Mayor Jane Williams-Warren secured approval for her $279.52 million introduced budget on Wednesday night after her budget was voted down last week. Council members demanded the administration provide a reduction in force or layoff plan prior to passing the introduced budget in a 6-3 vote.
Williams-Warren’s fiscal 2018 budget will increase taxes on homeowners by 2.5-percent. The municipal portion of the budget increases to $155.22 from last year’s $151.37 million, according to the budget document presented to council members.
Council members vehemently opposed the proposed tax increase and demanded the administration make cuts to avoid a big tax hike.
Kenneth Morris, councilman at-large, chairman of the finance committee, had asked the administration to reduce spending in every department by 20-percent. However, the administration ended up producing the equivalent amounts in cuts without forcing a 20-percernt reduction in the various departments.
Finance director Marge Cherone told council members the administration made $7.9 million in cuts to the various departments. That’s not enough to fill the $15.6 million gap in this year’s budget. The shortfall is driven by health insurance, workers compensation, and liability insurance cost increases, according to officials.
“This budget is maxed out. Appropriations have been cut to the bones,” said Cherone. “We can’t cut it anymore.”
Council members criticized the administration for making new hires this fiscal year that started on July 1st, 2017 knowing there will be a budget crunch. Some requested a list of all hires from the start of this fiscal year.
Morris took aim at the increases in the law department and the administration. While other departments saw decreases in their budget the departments headed by law director Domenick Stampone and business administrator Nellie Pou saw increases.
Morris demanded increases in both departments be reduced.
“I’m very uncomfortable with the increases,” said Morris of the tax levy. Officials distributed a one-page document that shows the impact of the levy increase on homeowners. It shows an $11-dollar reduction for an average home assessed at $254,700.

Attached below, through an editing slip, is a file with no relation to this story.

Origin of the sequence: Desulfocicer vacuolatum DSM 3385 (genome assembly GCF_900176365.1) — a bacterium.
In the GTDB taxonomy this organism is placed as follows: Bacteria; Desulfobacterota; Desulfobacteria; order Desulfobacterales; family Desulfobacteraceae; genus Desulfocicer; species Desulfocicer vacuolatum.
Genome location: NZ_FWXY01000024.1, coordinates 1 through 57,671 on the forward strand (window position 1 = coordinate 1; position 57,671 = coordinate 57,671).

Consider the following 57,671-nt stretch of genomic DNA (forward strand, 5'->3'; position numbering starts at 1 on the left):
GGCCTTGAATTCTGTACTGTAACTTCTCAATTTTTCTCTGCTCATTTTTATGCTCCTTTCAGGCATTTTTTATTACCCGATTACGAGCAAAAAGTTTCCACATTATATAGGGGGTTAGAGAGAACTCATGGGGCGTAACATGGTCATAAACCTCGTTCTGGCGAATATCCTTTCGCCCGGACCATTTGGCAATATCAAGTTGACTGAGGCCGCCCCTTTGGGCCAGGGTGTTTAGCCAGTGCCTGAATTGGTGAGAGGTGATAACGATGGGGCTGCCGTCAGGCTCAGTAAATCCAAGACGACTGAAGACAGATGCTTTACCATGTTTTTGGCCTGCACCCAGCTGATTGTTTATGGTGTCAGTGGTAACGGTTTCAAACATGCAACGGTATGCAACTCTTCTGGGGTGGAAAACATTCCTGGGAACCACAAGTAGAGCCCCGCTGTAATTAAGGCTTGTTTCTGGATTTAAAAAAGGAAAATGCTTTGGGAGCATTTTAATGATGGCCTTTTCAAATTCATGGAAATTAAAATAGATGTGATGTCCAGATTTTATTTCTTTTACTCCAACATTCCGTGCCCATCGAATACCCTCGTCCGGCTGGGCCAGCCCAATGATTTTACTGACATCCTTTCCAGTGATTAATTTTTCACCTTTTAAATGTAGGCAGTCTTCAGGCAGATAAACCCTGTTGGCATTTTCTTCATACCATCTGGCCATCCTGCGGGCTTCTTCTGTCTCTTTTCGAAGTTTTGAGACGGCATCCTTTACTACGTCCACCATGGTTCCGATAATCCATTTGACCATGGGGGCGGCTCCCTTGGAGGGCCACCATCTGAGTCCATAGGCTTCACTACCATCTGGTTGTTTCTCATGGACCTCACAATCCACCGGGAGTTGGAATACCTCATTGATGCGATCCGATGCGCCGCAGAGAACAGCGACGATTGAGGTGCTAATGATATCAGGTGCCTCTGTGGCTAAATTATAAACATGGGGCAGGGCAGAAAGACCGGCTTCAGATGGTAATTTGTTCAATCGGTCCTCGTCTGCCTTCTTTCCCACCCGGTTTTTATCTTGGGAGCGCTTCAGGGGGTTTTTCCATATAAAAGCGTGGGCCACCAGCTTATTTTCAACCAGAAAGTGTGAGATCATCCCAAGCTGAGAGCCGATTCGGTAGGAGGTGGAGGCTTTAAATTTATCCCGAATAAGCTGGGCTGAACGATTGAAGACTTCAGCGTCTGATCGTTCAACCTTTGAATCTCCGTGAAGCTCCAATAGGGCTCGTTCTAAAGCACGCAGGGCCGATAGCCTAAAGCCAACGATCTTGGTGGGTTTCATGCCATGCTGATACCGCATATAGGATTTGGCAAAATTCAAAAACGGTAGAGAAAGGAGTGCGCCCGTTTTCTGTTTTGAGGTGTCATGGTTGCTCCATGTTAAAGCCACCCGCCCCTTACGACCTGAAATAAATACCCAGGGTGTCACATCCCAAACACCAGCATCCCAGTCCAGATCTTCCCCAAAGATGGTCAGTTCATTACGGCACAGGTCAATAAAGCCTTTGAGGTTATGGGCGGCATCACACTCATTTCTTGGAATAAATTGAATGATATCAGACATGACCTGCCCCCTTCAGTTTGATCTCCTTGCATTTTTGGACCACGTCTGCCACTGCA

Morris described the one-pager as “misleading.” Cherone told the council later the tax increase could be as much as $600 for an average home assessed at $254,700. That amount would have to be paid in the first half of 2018.
Williams-Warren urged council members to approve the introduced budget which can be amended prior to final adoption. She said the introduced budget is required for the state to consider providing transitional aid to the city.
“I don’t want to lose the opportunity to get $27 million in aid,” said the mayor. She took office in mid-October. “I’m asking council members to have faith in the administration. We can amend.”
The city received $25 million in state aid last year and is seeking $27 million this year.
Morris told the administration to prepare a layoff plan. Council members have suggested the administration terminate “non-essential” employees; however, each time they were met with a response that a layoff plan would be needed because the city is a civil service municipality.
Morris wants the administration to reduce its budget. “I’m warning the administration,” said Morris, “either they do it or I’ll do it.” He said the new mayor “inherited this mess” from former mayor Jose “Joey” Torres.
Torres plugged budget gaps using one-time revenue fixes.
Morris, Michael Jackson, William McKoy, Andre Sayegh, Luis Velez, and Ruby Cotton voted in favor of the introduced budget while Maritza Davila, Shahin Khalique, and Alex Mendez voted against.
“This budget is higher than we can afford it to be,” said McKoy.
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